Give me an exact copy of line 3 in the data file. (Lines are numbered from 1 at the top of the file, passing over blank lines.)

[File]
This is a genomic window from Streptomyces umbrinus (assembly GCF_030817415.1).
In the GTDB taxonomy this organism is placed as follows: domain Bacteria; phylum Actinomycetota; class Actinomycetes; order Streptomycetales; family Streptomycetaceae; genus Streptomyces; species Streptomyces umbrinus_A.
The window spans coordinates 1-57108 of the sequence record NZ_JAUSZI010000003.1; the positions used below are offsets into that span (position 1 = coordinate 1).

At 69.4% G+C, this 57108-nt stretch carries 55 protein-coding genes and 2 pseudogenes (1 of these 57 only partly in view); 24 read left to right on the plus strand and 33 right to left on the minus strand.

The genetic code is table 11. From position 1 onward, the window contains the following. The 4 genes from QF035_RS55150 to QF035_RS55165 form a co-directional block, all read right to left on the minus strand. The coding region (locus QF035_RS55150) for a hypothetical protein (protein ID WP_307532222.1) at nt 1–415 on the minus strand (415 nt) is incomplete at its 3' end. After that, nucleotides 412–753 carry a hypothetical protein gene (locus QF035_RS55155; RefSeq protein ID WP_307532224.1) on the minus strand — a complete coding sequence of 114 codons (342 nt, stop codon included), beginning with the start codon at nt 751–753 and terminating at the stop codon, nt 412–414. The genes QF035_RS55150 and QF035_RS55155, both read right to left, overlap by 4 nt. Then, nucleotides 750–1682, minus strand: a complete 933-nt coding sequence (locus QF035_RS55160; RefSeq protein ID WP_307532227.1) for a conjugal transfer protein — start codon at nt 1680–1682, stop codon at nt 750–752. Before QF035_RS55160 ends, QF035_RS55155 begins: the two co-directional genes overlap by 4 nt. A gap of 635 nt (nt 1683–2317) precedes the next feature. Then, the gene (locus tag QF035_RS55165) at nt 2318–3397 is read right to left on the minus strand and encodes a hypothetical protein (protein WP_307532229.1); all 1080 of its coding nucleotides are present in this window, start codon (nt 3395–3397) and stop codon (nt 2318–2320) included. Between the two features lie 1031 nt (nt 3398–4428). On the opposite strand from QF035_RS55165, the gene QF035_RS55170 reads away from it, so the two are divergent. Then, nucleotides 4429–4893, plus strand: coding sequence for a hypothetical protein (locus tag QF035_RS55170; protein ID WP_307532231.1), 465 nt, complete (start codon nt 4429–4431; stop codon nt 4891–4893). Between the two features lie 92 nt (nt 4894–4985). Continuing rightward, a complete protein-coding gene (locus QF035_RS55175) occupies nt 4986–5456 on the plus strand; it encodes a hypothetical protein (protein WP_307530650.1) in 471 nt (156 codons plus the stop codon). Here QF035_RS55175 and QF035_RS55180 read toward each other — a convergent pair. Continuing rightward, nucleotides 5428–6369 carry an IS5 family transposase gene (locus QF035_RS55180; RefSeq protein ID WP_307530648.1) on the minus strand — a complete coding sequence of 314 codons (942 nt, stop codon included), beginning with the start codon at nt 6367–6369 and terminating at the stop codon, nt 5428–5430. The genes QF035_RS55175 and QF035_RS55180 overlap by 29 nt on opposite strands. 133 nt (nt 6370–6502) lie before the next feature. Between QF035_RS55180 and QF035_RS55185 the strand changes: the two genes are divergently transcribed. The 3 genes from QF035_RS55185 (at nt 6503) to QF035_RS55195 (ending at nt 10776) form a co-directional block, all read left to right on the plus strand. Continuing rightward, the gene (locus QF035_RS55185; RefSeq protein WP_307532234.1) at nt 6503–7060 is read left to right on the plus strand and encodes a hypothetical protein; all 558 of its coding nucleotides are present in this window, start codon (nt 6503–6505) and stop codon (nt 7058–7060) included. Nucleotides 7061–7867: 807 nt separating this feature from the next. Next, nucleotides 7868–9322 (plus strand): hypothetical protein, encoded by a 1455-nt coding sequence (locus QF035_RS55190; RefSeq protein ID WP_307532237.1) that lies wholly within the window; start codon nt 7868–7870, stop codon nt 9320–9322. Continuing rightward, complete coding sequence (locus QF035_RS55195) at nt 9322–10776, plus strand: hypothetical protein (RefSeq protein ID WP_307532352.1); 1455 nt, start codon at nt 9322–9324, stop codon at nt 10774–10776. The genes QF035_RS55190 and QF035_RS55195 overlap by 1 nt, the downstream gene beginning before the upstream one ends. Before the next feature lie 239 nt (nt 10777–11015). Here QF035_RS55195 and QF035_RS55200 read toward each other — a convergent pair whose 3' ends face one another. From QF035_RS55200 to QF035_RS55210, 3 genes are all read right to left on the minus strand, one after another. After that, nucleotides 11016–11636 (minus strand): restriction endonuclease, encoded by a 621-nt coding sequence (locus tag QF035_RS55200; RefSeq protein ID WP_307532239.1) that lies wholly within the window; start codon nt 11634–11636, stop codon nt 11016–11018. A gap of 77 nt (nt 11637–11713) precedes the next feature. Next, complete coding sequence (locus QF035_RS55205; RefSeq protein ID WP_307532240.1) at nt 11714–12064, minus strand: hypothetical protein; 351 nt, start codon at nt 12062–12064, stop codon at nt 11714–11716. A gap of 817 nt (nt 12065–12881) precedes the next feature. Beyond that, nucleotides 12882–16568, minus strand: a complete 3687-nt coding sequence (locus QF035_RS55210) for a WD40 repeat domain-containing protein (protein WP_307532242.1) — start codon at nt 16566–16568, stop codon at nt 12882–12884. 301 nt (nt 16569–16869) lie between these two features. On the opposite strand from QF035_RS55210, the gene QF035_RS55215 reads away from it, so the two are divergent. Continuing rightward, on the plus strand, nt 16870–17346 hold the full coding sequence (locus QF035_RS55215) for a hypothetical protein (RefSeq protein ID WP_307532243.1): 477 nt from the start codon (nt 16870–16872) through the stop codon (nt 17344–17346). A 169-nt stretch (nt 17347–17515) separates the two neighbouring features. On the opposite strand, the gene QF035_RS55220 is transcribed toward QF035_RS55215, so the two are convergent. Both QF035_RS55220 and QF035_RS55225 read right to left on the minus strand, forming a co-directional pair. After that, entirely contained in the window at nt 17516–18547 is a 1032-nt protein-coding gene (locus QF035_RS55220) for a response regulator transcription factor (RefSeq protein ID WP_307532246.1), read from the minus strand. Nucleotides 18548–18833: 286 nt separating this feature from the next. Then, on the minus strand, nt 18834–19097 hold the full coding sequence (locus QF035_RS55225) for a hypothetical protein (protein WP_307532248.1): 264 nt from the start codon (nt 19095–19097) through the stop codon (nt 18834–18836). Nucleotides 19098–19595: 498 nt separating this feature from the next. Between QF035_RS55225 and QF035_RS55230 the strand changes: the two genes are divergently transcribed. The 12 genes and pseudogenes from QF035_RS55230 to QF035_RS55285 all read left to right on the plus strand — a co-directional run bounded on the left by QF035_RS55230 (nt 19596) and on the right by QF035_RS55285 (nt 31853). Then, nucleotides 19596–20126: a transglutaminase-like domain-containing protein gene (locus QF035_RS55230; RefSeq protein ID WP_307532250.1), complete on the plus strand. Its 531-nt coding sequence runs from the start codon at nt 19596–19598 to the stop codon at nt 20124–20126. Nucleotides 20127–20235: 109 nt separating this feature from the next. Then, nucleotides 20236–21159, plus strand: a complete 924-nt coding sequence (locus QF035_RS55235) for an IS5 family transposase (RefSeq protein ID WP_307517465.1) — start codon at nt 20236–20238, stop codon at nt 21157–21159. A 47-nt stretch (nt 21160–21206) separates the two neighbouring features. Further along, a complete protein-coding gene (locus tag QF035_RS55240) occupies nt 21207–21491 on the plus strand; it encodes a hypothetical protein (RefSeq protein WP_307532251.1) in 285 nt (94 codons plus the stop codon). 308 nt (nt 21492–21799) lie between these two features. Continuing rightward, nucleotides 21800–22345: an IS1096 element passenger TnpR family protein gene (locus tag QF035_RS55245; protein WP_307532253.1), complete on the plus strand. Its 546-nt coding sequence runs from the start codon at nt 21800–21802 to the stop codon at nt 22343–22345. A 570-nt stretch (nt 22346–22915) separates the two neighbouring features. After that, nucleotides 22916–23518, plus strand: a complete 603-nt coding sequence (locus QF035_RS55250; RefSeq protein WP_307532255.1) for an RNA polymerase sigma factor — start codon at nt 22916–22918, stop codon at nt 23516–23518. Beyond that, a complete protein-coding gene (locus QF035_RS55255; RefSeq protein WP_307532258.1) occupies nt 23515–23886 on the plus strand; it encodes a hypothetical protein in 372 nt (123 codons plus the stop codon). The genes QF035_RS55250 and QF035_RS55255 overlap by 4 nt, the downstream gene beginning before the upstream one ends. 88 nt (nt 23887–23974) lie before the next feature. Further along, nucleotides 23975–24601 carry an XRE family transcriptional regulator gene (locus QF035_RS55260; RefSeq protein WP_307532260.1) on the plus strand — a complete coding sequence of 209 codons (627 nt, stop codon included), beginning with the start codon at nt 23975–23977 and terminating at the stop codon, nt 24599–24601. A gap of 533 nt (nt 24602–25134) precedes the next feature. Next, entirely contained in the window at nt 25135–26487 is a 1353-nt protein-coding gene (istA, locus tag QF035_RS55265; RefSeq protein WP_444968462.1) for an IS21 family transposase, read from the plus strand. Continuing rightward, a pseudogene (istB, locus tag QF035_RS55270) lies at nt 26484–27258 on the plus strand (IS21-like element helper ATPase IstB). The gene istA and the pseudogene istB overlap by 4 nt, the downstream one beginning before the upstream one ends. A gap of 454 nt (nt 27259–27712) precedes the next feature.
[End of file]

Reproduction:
The window spans coordinates 1-57108 of the sequence record NZ_JAUSZI010000003.1; the positions used below are offsets into that span (position 1 = coordinate 1).